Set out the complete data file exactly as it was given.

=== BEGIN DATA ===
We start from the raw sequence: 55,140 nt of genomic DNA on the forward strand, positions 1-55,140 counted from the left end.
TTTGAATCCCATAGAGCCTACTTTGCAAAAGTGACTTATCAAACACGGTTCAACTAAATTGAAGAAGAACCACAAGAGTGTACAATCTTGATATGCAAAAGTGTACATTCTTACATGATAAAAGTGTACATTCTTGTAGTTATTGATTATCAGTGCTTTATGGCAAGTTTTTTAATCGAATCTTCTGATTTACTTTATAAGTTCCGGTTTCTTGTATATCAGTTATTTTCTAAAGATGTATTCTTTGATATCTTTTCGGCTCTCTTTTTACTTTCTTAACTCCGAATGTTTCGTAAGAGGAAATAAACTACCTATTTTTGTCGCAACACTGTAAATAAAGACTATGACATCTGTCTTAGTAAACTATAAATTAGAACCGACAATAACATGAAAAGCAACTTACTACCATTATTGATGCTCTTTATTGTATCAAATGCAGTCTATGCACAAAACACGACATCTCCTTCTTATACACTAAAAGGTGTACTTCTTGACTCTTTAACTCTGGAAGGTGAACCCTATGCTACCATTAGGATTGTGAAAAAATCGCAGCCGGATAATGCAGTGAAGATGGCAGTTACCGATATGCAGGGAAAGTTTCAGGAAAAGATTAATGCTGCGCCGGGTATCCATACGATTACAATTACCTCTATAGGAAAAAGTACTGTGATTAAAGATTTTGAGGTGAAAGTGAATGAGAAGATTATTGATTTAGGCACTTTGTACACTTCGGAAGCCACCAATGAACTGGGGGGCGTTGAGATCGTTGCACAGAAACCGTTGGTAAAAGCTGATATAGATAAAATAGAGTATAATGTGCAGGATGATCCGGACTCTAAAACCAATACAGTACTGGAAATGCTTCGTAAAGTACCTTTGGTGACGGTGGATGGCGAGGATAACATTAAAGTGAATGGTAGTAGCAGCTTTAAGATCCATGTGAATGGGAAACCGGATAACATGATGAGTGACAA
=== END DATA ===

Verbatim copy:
We start from the raw sequence: 55,140 nt of genomic DNA on the forward strand, positions 1-55,140 counted from the left end.
TTTGAATCCCATAGAGCCTACTTTGCAAAAGTGACTTATCAAACACGGTTCAACTAAATTGAAGAAGAACCACAAGAGTGTACAATCTTGATATGCAAAAGTGTACATTCTTACATGATAAAAGTGTACATTCTTGTAGTTATTGATTATCAGTGCTTTATGGCAAGTTTTTTAATCGAATCTTCTGATTTACTTTATAAGTTCCGGTTTCTTGTATATCAGTTATTTTCTAAAGATGTATTCTTTGATATCTTTTCGGCTCTCTTTTTACTTTCTTAACTCCGAATGTTTCGTAAGAGGAAATAAACTACCTATTTTTGTCGCAACACTGTAAATAAAGACTATGACATCTGTCTTAGTAAACTATAAATTAGAACCGACAATAACATGAAAAGCAACTTACTACCATTATTGATGCTCTTTATTGTATCAAATGCAGTCTATGCACAAAACACGACATCTCCTTCTTATACACTAAAAGGTGTACTTCTTGACTCTTTAACTCTGGAAGGTGAACCCTATGCTACCATTAGGATTGTGAAAAAATCGCAGCCGGATAATGCAGTGAAGATGGCAGTTACCGATATGCAGGGAAAGTTTCAGGAAAAGATTAATGCTGCGCCGGGTATCCATACGATTACAATTACCTCTATAGGAAAAAGTACTGTGATTAAAGATTTTGAGGTGAAAGTGAATGAGAAGATTATTGATTTAGGCACTTTGTACACTTCGGAAGCCACCAATGAACTGGGGGGCGTTGAGATCGTTGCACAGAAACCGTTGGTAAAAGCTGATATAGATAAAATAGAGTATAATGTGCAGGATGATCCGGACTCTAAAACCAATACAGTACTGGAAATGCTTCGTAAAGTACCTTTGGTGACGGTGGATGGCGAGGATAACATTAAAGTGAATGGTAGTAGCAGCTTTAAGATCCATGTGAATGGGAAACCGGATAACATGATGAGTGACAA